Tsipras is pushing for protection for people, whose homes are worth between 180,000 and 200,000 euros.
Unless more austerity reforms are implemented, Eurozone finance ministers have said that Greece will not receive US$2.14 billion (€2bn) in aid and another US$10.7 (€10bn) to recapitalize Greek banks.
Greek Prime Minister Alexis Tsipras has told his cabinet that they need to "conclude negotiations this week, so as to facilitate approval for the disbursement," according to an official statement from Tsipras' office.
But the backdrop to the bailout standoff remains the refugee crisis. Greece, like Italy receives thousands more people every day than any other European country.
Rescue operations on the island of Lesbos are being carried out by volunteers; morgues are overspilling with not enough graves to bury drowned migrants and violence recently broke out on Greece's border with Macedonia.
Chaotic scenes were reported on the Idomeni border with thousands of refugees repelled with Taser guns held by Macedonian border police as they tried to push through. Officers said 6,950 people crossed the border on Sunday night with thousands waiting for more than 18 hours to pass.
Tsipras has already accused other European countries of not doing enough to help Greece cope with the migrant crisis:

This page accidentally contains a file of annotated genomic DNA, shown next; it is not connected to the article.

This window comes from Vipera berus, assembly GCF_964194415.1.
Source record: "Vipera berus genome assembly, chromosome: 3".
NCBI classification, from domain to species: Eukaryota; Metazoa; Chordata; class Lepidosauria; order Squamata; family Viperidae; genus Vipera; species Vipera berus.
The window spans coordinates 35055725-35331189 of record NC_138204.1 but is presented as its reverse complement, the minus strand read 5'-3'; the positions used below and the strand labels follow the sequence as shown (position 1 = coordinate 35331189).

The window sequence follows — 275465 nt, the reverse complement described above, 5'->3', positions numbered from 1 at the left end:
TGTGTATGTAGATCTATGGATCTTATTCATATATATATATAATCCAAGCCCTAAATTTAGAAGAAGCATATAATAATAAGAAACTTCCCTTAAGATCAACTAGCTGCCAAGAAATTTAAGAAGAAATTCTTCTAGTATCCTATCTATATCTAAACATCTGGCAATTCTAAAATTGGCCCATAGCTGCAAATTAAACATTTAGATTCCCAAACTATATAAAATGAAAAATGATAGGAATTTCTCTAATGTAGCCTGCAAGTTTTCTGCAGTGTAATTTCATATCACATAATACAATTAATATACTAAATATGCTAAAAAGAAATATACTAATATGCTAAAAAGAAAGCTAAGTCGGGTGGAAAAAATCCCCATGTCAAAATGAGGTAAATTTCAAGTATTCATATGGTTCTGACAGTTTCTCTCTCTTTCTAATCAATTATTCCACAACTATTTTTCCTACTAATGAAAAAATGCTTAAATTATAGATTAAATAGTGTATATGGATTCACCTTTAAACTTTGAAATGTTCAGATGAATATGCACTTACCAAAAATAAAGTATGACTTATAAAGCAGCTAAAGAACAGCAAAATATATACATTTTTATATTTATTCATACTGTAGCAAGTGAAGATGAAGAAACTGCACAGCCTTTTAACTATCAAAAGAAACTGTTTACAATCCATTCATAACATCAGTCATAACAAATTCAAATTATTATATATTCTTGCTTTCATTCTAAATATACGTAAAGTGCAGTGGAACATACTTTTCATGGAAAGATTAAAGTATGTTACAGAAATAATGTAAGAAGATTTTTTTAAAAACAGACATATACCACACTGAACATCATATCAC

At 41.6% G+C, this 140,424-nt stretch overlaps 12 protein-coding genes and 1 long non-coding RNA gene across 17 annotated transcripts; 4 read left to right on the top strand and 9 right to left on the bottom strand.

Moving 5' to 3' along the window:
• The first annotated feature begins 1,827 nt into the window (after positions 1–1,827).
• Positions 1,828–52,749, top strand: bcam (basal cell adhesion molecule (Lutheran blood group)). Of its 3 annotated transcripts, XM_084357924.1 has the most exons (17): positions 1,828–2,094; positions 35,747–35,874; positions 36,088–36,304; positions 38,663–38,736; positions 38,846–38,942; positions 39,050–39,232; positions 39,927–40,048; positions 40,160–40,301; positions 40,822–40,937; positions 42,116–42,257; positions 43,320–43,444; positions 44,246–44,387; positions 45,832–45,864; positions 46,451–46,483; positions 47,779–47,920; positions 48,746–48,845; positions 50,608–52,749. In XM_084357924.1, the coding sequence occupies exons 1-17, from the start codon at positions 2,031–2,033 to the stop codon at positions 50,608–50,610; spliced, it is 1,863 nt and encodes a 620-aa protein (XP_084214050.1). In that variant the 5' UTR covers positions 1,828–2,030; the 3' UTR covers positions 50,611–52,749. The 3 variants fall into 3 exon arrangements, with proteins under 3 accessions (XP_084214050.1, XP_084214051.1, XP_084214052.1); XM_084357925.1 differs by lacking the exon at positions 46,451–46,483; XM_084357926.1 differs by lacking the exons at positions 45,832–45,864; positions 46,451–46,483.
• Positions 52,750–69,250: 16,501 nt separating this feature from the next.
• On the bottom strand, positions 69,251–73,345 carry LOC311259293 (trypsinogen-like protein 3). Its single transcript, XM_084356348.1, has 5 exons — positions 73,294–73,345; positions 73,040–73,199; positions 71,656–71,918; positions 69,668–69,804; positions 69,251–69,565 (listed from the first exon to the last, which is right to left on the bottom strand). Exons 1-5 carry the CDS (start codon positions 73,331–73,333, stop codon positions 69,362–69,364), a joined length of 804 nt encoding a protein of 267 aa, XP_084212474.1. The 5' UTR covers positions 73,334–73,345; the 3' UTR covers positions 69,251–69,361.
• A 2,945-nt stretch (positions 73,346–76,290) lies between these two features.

"Greece is a first reception country, and Europe has unfortunately not taken steps to protect reception countries from a (migration) wave which has taken on uncontrolled dimensions."
Meanwhile, recent reports in German media suggest that the German government is considering helping Greece financially — if Athens keeps more refugees in Greece.
'Keep Talking Greece' reports that there could be more money for the Greek government if it agrees to accommodate more refugees.
A source told German Wirtschaftswoche:
"Of course the priority is to help Greece set up hotspots to deal with the arrival of immigrants which must be dealt with effectively and imminently for the sake of Europe, but the overall project is to make Greece successful again."
The financial crisis in Greece and the standoff with the Eurozone over bailout money might push the refugee crisis out of focus temporarily — but the numbers speak for themselves.
Eight thousand migrants arrive each day to cash-strapped Greece, while Germany and Eurozone leaders withhold bailout money and try to solve a potential "humanitarian catastrophe" in Europe at the same time.